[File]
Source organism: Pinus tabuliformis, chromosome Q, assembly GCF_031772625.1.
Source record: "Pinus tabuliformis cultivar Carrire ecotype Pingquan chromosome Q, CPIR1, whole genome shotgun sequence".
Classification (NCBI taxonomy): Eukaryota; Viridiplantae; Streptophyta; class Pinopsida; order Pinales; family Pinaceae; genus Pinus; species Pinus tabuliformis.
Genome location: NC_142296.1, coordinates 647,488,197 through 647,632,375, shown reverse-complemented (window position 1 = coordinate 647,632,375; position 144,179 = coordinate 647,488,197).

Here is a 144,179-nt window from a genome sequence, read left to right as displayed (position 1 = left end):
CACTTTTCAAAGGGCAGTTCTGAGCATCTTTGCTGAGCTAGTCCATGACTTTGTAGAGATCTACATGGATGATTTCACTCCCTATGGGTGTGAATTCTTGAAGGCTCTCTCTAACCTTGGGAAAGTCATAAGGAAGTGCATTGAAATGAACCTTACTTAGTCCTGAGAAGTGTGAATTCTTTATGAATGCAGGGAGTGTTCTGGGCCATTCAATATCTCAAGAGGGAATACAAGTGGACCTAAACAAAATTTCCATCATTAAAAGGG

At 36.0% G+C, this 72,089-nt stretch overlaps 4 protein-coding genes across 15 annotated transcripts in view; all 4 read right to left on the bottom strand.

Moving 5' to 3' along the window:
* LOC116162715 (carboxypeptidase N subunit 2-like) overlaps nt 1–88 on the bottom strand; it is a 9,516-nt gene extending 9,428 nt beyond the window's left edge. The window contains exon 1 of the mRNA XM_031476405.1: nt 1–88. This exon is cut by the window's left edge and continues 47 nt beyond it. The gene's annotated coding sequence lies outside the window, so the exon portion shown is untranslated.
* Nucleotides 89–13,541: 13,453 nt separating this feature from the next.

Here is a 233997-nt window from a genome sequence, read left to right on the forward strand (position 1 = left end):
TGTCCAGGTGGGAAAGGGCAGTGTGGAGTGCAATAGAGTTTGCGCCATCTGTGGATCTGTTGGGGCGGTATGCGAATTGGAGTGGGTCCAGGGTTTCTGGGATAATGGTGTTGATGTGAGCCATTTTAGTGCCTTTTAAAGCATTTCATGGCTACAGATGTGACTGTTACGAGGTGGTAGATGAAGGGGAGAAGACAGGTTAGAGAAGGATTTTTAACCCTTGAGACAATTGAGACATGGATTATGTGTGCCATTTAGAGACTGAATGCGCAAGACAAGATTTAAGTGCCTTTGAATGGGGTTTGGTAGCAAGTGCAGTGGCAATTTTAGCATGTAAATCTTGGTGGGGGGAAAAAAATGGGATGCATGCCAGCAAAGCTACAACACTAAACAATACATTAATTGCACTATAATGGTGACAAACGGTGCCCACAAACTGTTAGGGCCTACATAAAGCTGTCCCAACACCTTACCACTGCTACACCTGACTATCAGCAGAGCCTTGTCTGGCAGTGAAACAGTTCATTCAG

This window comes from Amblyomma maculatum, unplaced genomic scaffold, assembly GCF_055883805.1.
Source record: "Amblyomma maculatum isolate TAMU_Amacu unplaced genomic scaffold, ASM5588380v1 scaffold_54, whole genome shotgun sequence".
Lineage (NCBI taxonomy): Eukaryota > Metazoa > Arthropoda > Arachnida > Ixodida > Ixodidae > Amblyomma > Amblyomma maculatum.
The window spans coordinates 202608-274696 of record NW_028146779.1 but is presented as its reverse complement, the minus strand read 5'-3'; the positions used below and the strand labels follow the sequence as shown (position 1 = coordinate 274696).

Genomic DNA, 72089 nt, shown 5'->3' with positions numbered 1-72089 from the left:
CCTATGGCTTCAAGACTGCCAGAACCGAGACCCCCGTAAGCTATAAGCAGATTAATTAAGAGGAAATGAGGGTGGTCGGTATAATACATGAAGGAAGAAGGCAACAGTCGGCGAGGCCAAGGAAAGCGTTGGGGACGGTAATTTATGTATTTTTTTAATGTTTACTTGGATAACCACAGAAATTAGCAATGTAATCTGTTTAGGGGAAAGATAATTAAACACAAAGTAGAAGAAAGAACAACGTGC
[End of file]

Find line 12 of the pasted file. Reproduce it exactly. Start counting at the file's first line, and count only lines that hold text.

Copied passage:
TGTCCAGGTGGGAAAGGGCAGTGTGGAGTGCAATAGAGTTTGCGCCATCTGTGGATCTGTTGGGGCGGTATGCGAATTGGAGTGGGTCCAGGGTTTCTGGGATAATGGTGTTGATGTGAGCCATTTTAGTGCCTTTTAAAGCATTTCATGGCTACAGATGTGACTGTTACGAGGTGGTAGATGAAGGGGAGAAGACAGGTTAGAGAAGGATTTTTAACCCTTGAGACAATTGAGACATGGATTATGTGTGCCATTTAGAGACTGAATGCGCAAGACAAGATTTAAGTGCCTTTGAATGGGGTTTGGTAGCAAGTGCAGTGGCAATTTTAGCATGTAAATCTTGGTGGGGGGAAAAAAATGGGATGCATGCCAGCAAAGCTACAACACTAAACAATACATTAATTGCACTATAATGGTGACAAACGGTGCCCACAAACTGTTAGGGCCTACATAAAGCTGTCCCAACACCTTACCACTGCTACACCTGACTATCAGCAGAGCCTTGTCTGGCAGTGAAACAGTTCATTCAG